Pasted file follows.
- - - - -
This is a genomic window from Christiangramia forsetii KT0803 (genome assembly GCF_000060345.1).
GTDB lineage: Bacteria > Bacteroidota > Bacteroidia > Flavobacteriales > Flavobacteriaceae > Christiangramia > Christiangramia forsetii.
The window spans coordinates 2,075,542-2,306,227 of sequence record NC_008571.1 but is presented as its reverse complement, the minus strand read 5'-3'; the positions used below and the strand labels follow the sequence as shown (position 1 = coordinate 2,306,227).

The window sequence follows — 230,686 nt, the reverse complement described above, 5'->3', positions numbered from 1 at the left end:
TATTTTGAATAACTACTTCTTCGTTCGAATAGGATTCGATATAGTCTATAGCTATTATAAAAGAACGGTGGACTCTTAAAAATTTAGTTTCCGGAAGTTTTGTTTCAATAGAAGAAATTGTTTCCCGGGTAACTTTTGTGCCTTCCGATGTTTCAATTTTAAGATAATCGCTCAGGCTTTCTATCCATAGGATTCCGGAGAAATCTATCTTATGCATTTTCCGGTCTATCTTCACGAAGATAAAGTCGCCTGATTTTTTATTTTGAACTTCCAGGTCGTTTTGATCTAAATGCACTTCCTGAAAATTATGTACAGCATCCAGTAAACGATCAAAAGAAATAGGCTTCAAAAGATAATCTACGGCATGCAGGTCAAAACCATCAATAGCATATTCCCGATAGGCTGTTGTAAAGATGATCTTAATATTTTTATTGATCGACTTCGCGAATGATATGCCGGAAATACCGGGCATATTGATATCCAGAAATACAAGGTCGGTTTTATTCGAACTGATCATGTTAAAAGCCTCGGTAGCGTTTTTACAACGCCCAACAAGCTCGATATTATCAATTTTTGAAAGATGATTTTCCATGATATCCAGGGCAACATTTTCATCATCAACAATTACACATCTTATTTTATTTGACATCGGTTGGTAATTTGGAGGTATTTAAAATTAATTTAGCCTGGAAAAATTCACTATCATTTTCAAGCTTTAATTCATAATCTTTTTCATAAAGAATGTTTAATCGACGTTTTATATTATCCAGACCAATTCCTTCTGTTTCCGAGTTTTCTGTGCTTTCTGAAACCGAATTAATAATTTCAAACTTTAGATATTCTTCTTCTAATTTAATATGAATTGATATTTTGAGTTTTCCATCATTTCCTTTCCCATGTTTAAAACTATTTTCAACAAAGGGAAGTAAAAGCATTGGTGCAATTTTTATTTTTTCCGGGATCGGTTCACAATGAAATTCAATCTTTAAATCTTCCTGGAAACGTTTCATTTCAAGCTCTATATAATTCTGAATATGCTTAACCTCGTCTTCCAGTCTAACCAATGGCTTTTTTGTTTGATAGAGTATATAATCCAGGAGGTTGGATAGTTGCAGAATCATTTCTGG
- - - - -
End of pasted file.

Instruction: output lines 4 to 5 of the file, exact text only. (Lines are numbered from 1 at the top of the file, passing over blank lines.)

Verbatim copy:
The window sequence follows — 230,686 nt, the reverse complement described above, 5'->3', positions numbered from 1 at the left end:
TATTTTGAATAACTACTTCTTCGTTCGAATAGGATTCGATATAGTCTATAGCTATTATAAAAGAACGGTGGACTCTTAAAAATTTAGTTTCCGGAAGTTTTGTTTCAATAGAAGAAATTGTTTCCCGGGTAACTTTTGTGCCTTCCGATGTTTCAATTTTAAGATAATCGCTCAGGCTTTCTATCCATAGGATTCCGGAGAAATCTATCTTATGCATTTTCCGGTCTATCTTCACGAAGATAAAGTCGCCTGATTTTTTATTTTGAACTTCCAGGTCGTTTTGATCTAAATGCACTTCCTGAAAATTATGTACAGCATCCAGTAAACGATCAAAAGAAATAGGCTTCAAAAGATAATCTACGGCATGCAGGTCAAAACCATCAATAGCATATTCCCGATAGGCTGTTGTAAAGATGATCTTAATATTTTTATTGATCGACTTCGCGAATGATATGCCGGAAATACCGGGCATATTGATATCCAGAAATACAAGGTCGGTTTTATTCGAACTGATCATGTTAAAAGCCTCGGTAGCGTTTTTACAACGCCCAACAAGCTCGATATTATCAATTTTTGAAAGATGATTTTCCATGATATCCAGGGCAACATTTTCATCATCAACAATTACACATCTTATTTTATTTGACATCGGTTGGTAATTTGGAGGTATTTAAAATTAATTTAGCCTGGAAAAATTCACTATCATTTTCAAGCTTTAATTCATAATCTTTTTCATAAAGAATGTTTAATCGACGTTTTATATTATCCAGACCAATTCCTTCTGTTTCCGAGTTTTCTGTGCTTTCTGAAACCGAATTAATAATTTCAAACTTTAGATATTCTTCTTCTAATTTAATATGAATTGATATTTTGAGTTTTCCATCATTTCCTTTCCCATGTTTAAAACTATTTTCAACAAAGGGAAGTAAAAGCATTGGTGCAATTTTTATTTTTTCCGGGATCGGTTCACAATGAAATTCAATCTTTAAATCTTCCTGGAAACGTTTCATTTCAAGCTCTATATAATTCTGAATATGCTTAACCTCGTCTTCCAGTCTAACCAATGGCTTTTTTGTTTGATAGAGTATATAATCCAGGAGGTTGGATAGTTGCAGAATCATTTCTGG